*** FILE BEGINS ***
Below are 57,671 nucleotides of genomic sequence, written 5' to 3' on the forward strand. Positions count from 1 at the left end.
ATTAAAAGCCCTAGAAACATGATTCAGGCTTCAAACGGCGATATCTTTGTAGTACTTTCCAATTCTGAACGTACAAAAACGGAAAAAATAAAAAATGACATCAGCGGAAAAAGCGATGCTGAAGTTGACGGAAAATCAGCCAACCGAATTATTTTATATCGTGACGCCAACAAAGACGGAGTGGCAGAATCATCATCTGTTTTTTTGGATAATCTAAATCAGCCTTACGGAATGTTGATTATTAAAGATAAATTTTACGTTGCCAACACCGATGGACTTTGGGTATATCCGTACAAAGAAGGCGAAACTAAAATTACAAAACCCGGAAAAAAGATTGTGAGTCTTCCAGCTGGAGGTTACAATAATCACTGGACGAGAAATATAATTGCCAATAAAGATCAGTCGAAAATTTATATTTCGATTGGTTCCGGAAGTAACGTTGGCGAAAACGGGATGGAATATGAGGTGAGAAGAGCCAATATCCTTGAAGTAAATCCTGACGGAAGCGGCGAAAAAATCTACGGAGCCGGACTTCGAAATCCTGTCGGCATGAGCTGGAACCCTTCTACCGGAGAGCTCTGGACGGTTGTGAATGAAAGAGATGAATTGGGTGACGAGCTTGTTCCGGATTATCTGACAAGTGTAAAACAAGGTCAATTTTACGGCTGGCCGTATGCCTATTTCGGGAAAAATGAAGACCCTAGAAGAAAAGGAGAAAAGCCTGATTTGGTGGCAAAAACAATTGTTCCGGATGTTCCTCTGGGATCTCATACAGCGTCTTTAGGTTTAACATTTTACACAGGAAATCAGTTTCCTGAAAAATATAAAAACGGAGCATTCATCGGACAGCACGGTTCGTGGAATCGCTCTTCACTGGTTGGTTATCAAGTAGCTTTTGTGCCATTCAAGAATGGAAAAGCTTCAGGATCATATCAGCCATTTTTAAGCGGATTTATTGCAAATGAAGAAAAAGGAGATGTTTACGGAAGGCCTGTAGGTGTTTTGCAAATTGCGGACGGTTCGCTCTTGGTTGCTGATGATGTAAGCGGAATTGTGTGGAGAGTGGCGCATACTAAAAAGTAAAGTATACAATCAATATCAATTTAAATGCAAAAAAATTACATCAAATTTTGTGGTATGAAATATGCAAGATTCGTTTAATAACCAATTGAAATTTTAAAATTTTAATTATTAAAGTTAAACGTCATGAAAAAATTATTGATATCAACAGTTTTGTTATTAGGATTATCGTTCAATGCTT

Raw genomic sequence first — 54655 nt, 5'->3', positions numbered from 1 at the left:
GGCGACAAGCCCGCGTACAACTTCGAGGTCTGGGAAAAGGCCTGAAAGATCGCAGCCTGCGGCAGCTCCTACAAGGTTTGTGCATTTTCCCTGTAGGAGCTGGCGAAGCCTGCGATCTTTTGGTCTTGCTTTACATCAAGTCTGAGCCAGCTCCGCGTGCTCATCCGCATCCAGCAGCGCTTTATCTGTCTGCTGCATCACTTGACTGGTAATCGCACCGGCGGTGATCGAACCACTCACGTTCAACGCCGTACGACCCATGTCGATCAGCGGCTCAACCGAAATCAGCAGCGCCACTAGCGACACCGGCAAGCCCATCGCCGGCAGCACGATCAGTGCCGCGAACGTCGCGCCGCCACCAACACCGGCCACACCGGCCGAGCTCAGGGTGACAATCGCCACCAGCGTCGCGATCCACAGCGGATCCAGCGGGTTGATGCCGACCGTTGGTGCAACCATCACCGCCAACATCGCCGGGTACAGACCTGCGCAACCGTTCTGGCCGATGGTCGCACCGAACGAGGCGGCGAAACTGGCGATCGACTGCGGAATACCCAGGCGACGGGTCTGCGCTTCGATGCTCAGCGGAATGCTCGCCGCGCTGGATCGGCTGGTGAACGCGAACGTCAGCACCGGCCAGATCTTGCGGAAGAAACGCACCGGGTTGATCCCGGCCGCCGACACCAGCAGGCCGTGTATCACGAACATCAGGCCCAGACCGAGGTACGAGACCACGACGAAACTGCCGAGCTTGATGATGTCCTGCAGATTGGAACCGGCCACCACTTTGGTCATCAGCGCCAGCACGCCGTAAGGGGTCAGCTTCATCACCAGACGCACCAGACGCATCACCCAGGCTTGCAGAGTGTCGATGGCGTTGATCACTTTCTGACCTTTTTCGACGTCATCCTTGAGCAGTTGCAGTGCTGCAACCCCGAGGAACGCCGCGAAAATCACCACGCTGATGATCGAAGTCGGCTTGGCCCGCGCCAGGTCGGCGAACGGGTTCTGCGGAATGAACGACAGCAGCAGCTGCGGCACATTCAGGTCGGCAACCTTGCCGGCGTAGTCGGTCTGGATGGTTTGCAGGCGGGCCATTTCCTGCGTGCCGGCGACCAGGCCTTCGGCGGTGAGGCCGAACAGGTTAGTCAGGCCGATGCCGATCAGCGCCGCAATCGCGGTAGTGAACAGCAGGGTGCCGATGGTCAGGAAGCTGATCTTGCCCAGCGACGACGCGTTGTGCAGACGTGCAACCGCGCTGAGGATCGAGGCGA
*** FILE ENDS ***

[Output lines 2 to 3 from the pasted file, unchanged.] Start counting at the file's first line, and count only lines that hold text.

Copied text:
ATTAAAAGCCCTAGAAACATGATTCAGGCTTCAAACGGCGATATCTTTGTAGTACTTTCCAATTCTGAACGTACAAAAACGGAAAAAATAAAAAATGACATCAGCGGAAAAAGCGATGCTGAAGTTGACGGAAAATCAGCCAACCGAATTATTTTATATCGTGACGCCAACAAAGACGGAGTGGCAGAATCATCATCTGTTTTTTTGGATAATCTAAATCAGCCTTACGGAATGTTGATTATTAAAGATAAATTTTACGTTGCCAACACCGATGGACTTTGGGTATATCCGTACAAAGAAGGCGAAACTAAAATTACAAAACCCGGAAAAAAGATTGTGAGTCTTCCAGCTGGAGGTTACAATAATCACTGGACGAGAAATATAATTGCCAATAAAGATCAGTCGAAAATTTATATTTCGATTGGTTCCGGAAGTAACGTTGGCGAAAACGGGATGGAATATGAGGTGAGAAGAGCCAATATCCTTGAAGTAAATCCTGACGGAAGCGGCGAAAAAATCTACGGAGCCGGACTTCGAAATCCTGTCGGCATGAGCTGGAACCCTTCTACCGGAGAGCTCTGGACGGTTGTGAATGAAAGAGATGAATTGGGTGACGAGCTTGTTCCGGATTATCTGACAAGTGTAAAACAAGGTCAATTTTACGGCTGGCCGTATGCCTATTTCGGGAAAAATGAAGACCCTAGAAGAAAAGGAGAAAAGCCTGATTTGGTGGCAAAAACAATTGTTCCGGATGTTCCTCTGGGATCTCATACAGCGTCTTTAGGTTTAACATTTTACACAGGAAATCAGTTTCCTGAAAAATATAAAAACGGAGCATTCATCGGACAGCACGGTTCGTGGAATCGCTCTTCACTGGTTGGTTATCAAGTAGCTTTTGTGCCATTCAAGAATGGAAAAGCTTCAGGATCATATCAGCCATTTTTAAGCGGATTTATTGCAAATGAAGAAAAAGGAGATGTTTACGGAAGGCCTGTAGGTGTTTTGCAAATTGCGGACGGTTCGCTCTTGGTTGCTGATGATGTAAGCGGAATTGTGTGGAGAGTGGCGCATACTAAAAAGTAAAGTATACAATCAATATCAATTTAAATGCAAAAAAATTACATCAAATTTTGTGGTATGAAATATGCAAGATTCGTTTAATAACCAATTGAAATTTTAAAATTTTAATTATTAAAGTTAAACGTCATGAAAAAATTATTGATATCAACAGTTTTGTTATTAGGATTATCGTTCAATGCTT

Raw genomic sequence first — 54655 nt, 5'->3', positions numbered from 1 at the left: